To someone observing golfers out enjoying their weekend game on the links, it most likely looks to be an injury-free sport. After all, it’s low-impact, played at a leisurely pace, and many golfers don’t even walk the course; they use golf carts. But looks can be deceiving. It turns out there is indeed quite a bit of physical stress involved in the game. This is mostly due to the swiftness of motion and the possibility of hyper-extension during the back-swing and downswing.
Luckily, there are ways to prevent or limit injuries out on the links. Here are a few of them.
- Always stretch before playing. This doesn’t mean it has to be done right before teeing off; it’s fine to do it at home. Focus on your back, biceps, quadriceps, and shoulders.
- Weight training a few times a week will strengthen and tone the muscles used in the game. Kettlebell workouts are becoming quite popular and they do a good job of strengthening the core which is a critical muscle group used in golf.
- Anyone just taking up the game is well-advised to ease into it. It may be tempting to get out there as often as possible but too much too soon is rarely a good idea. Humana.com says that this is often the cause of “golfer’s elbow”. Strong forearm muscles can also help prevent this injury. Doing wrist curls and reverse wrist curls with a light dumbbell is a good way to develop strength in this area.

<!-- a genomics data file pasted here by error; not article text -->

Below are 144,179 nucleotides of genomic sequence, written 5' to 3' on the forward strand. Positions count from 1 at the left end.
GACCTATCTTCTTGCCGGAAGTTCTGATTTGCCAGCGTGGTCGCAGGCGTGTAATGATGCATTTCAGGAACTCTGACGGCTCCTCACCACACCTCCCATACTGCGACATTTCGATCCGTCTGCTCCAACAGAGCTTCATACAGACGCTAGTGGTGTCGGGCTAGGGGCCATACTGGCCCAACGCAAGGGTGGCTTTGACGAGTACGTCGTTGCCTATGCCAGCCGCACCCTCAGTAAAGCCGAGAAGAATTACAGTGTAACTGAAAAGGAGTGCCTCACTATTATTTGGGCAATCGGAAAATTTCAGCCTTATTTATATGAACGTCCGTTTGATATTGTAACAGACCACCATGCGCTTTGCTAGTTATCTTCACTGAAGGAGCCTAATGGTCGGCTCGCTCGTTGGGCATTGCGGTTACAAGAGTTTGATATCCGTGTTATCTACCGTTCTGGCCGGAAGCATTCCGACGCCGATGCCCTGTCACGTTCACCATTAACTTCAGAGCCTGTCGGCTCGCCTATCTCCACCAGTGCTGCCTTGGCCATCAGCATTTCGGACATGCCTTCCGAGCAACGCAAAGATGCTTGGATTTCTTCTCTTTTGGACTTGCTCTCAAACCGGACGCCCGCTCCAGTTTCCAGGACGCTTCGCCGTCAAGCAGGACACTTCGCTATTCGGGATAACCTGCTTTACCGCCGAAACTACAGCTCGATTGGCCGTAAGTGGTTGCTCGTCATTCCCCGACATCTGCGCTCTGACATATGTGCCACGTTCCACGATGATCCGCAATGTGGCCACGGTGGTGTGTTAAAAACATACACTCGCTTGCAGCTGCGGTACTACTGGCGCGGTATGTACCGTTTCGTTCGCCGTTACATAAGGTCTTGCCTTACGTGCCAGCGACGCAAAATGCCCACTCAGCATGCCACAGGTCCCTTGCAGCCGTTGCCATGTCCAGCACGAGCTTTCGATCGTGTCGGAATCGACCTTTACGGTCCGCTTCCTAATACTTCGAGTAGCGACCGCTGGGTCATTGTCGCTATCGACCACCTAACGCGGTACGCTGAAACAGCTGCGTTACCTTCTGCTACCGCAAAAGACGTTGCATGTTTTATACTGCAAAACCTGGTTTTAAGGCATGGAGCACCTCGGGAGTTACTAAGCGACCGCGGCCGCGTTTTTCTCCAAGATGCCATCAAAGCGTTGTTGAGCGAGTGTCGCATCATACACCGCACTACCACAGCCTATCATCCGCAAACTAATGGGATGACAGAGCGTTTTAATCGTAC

- An occasional massage is not only an indulgence; it can also work out those kinks and identify problem areas.
- Before playing, try getting to the club early and spending some time on the driving range. This will help loosen you up and will improve your game.
- Be sure to stay well hydrated before playing and while on the course. Water and sports drinks are good choices; save the beer for later.
- Use a sunscreen, even on cloudy days.
- When riding in a golf cart it is important to keep one’s feet inside whenever it’s moving. Golfers have been known to break or strain ankles by hopping into or out of a moving cart.
- Always listen to your body. It will usually give warning signals if one will simply pay attention. For example, golfers experiencing pain in the elbow, hands, or wrists can often get relief by switching to softer or larger club grips.
Following these tips and using common sense will help in avoiding golfing injuries and add to the enjoyment of the game. Anyone experiencing chronic pains or injuries should consult an orthopaedic doctor; ignoring the problem will just make things worse.